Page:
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Fed Formally Files for Swipe-Fee Cap to Remain in Place During Appeal

WASHINGTON, D.C. -- It's official: the Federal Reserve is appealing a recent court decision striking down swipe fee rules governing debit card transactions and has asked the court to keep the existing rules in place during the appeals process.

In a new court filing, the Fed said maintaining the regulations would provide stability in the debit card marketplace while disagreements on rules are settled, according to Bloomberg.

"If the regulations here were vacated by the District Court, there would be no legally binding standards for determining the permissible amount of interchange fees an issuer could receive with respect to a debit card transaction and no limitations on exclusive routing restrictions imposed by issuers and payment networks on debit card transactions," lawyers for the Fed wrote.

The request has the support of at least one retail group, the news outlet noted.

"We'd rather there be no appeal, but if there's going to be an appeal, we'd want the existing rules to stay in place," said Craig Shearman, vice president of the National Retail Federation, one of the plaintiffs in the case. "Otherwise, we'd be back to the Wild, Wild West of no caps on swipe fees."

The Fed will ask the appeals court for an expedited appeal.

The move is not surprising. As CSNews Online reported last week, Scott Alvarez, the Fed's general counsel, told a judge in court on Aug. 21 that the Fed would seek to keep the rules in place while it appeals the case.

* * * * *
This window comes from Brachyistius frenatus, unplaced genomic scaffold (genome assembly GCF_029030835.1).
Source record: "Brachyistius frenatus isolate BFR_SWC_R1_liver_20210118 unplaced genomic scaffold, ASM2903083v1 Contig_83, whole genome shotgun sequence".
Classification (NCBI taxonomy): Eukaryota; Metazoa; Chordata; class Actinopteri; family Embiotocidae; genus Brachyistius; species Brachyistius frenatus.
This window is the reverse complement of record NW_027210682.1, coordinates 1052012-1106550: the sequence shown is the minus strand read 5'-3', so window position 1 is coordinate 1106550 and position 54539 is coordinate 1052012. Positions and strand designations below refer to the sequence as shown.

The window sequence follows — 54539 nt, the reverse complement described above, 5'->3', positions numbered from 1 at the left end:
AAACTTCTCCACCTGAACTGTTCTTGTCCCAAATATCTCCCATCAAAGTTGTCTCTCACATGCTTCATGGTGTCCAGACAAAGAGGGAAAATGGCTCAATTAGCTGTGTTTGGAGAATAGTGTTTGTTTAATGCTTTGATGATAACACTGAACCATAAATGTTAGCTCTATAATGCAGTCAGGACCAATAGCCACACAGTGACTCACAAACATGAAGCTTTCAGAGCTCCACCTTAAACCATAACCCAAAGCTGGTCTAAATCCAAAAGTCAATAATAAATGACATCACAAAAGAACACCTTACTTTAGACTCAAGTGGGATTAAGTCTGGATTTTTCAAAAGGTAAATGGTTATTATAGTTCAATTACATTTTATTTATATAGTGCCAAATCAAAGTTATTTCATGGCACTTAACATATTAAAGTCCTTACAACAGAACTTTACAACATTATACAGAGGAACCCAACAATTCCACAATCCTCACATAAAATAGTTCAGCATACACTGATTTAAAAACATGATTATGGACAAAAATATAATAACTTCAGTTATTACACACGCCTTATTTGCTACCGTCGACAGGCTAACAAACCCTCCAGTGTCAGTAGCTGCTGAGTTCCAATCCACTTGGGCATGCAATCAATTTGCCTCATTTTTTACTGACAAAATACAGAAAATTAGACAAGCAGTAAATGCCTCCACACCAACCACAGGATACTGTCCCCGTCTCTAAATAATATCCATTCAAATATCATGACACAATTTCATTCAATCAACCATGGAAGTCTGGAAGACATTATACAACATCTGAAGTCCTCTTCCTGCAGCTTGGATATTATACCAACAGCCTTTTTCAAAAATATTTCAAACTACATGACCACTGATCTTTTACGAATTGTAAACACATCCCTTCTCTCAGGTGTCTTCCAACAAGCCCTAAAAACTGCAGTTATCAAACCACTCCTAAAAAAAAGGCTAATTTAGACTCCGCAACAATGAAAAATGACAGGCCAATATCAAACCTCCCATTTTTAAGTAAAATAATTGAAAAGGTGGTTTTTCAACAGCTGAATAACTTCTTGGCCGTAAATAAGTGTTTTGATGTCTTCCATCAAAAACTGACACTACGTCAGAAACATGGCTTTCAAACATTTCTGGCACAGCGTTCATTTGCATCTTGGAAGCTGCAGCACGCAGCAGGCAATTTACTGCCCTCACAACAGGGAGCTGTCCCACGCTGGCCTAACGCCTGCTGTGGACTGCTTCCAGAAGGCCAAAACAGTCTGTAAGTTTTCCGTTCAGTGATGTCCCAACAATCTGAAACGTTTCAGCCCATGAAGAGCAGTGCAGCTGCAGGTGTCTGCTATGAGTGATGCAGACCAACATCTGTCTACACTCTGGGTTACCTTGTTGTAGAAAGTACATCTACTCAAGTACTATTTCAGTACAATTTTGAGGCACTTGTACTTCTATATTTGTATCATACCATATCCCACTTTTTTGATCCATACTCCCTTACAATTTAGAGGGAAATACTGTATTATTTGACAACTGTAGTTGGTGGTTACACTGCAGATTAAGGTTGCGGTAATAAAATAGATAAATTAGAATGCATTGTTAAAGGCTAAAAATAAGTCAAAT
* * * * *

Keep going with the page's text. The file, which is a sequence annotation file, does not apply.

The Fed's appeal comes a month after U.S. District Judge Richard Leon ruled that the Federal Reserve disregarded Congress' intent when it decided how much banks can charge retailers to process debit card transactions. As part of the decision, the Fed was instructed to rewrite the rules governing swipe fees. The current 21-cent cap went into effect in October 2011.

A group of retail associations, including NACS, the Association for Convenience & Fuel Retailing; the Food Marketing Institute; the National Restaurant Association; and the National Retail Federation, filed suit in November 2011, claiming they would be "substantially harmed" by the fees set by the Fed.

In his July 31 ruling, Leon wrote: "Upon consideration of the pleadings, oral argument and the entire record therein, the court concludes that the board has clearly disregarded Congress' statutory intent by inappropriately inflating all debit card transaction fees by billions of dollars and failing to provide merchants with multiple unaffiliated networks for each debit card transaction. Accordingly, the plaintiffs' motion is granted and defendant's motion is denied."

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